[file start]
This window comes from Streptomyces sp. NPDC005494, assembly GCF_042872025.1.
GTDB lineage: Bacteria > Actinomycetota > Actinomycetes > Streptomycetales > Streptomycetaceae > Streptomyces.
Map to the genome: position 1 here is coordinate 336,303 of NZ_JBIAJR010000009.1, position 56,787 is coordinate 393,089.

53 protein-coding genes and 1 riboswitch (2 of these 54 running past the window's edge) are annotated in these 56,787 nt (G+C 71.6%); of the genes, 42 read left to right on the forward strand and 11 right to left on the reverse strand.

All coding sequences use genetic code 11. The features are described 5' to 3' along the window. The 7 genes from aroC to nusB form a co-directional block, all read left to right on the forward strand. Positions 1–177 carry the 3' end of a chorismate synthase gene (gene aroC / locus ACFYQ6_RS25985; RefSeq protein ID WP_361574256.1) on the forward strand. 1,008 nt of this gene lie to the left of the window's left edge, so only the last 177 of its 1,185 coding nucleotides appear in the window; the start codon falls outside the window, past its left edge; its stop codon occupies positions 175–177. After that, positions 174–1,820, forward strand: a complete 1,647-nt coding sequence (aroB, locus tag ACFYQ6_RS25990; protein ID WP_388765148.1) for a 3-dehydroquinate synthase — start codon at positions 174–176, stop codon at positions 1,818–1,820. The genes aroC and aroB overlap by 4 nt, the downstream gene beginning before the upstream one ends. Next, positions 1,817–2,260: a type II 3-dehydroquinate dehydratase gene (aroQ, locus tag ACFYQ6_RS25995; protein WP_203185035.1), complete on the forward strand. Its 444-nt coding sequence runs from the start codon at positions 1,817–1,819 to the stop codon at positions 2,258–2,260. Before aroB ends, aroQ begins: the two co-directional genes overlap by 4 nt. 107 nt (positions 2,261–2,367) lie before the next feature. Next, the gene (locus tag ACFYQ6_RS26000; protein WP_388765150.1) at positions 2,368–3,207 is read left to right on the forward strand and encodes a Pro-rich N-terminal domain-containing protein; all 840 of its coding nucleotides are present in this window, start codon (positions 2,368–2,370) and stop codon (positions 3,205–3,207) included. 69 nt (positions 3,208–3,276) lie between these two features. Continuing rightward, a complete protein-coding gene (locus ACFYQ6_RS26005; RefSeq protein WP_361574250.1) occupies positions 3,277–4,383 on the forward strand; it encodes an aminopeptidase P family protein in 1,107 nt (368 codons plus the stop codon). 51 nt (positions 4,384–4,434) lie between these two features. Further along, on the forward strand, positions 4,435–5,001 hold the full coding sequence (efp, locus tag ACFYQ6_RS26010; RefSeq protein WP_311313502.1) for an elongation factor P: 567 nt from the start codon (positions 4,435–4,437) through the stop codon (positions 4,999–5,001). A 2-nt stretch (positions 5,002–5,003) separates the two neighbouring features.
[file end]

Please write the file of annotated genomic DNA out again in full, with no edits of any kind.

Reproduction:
This window comes from Streptomyces sp. NPDC005494, assembly GCF_042872025.1.
GTDB lineage: Bacteria > Actinomycetota > Actinomycetes > Streptomycetales > Streptomycetaceae > Streptomyces.
Map to the genome: position 1 here is coordinate 336,303 of NZ_JBIAJR010000009.1, position 56,787 is coordinate 393,089.

53 protein-coding genes and 1 riboswitch (2 of these 54 running past the window's edge) are annotated in these 56,787 nt (G+C 71.6%); of the genes, 42 read left to right on the forward strand and 11 right to left on the reverse strand.

All coding sequences use genetic code 11. The features are described 5' to 3' along the window. The 7 genes from aroC to nusB form a co-directional block, all read left to right on the forward strand. Positions 1–177 carry the 3' end of a chorismate synthase gene (gene aroC / locus ACFYQ6_RS25985; RefSeq protein ID WP_361574256.1) on the forward strand. 1,008 nt of this gene lie to the left of the window's left edge, so only the last 177 of its 1,185 coding nucleotides appear in the window; the start codon falls outside the window, past its left edge; its stop codon occupies positions 175–177. After that, positions 174–1,820, forward strand: a complete 1,647-nt coding sequence (aroB, locus tag ACFYQ6_RS25990; protein ID WP_388765148.1) for a 3-dehydroquinate synthase — start codon at positions 174–176, stop codon at positions 1,818–1,820. The genes aroC and aroB overlap by 4 nt, the downstream gene beginning before the upstream one ends. Next, positions 1,817–2,260: a type II 3-dehydroquinate dehydratase gene (aroQ, locus tag ACFYQ6_RS25995; protein WP_203185035.1), complete on the forward strand. Its 444-nt coding sequence runs from the start codon at positions 1,817–1,819 to the stop codon at positions 2,258–2,260. Before aroB ends, aroQ begins: the two co-directional genes overlap by 4 nt. 107 nt (positions 2,261–2,367) lie before the next feature. Next, the gene (locus tag ACFYQ6_RS26000; protein WP_388765150.1) at positions 2,368–3,207 is read left to right on the forward strand and encodes a Pro-rich N-terminal domain-containing protein; all 840 of its coding nucleotides are present in this window, start codon (positions 2,368–2,370) and stop codon (positions 3,205–3,207) included. 69 nt (positions 3,208–3,276) lie between these two features. Continuing rightward, a complete protein-coding gene (locus ACFYQ6_RS26005; RefSeq protein WP_361574250.1) occupies positions 3,277–4,383 on the forward strand; it encodes an aminopeptidase P family protein in 1,107 nt (368 codons plus the stop codon). 51 nt (positions 4,384–4,434) lie between these two features. Further along, on the forward strand, positions 4,435–5,001 hold the full coding sequence (efp, locus tag ACFYQ6_RS26010; RefSeq protein WP_311313502.1) for an elongation factor P: 567 nt from the start codon (positions 4,435–4,437) through the stop codon (positions 4,999–5,001). A 2-nt stretch (positions 5,002–5,003) separates the two neighbouring features.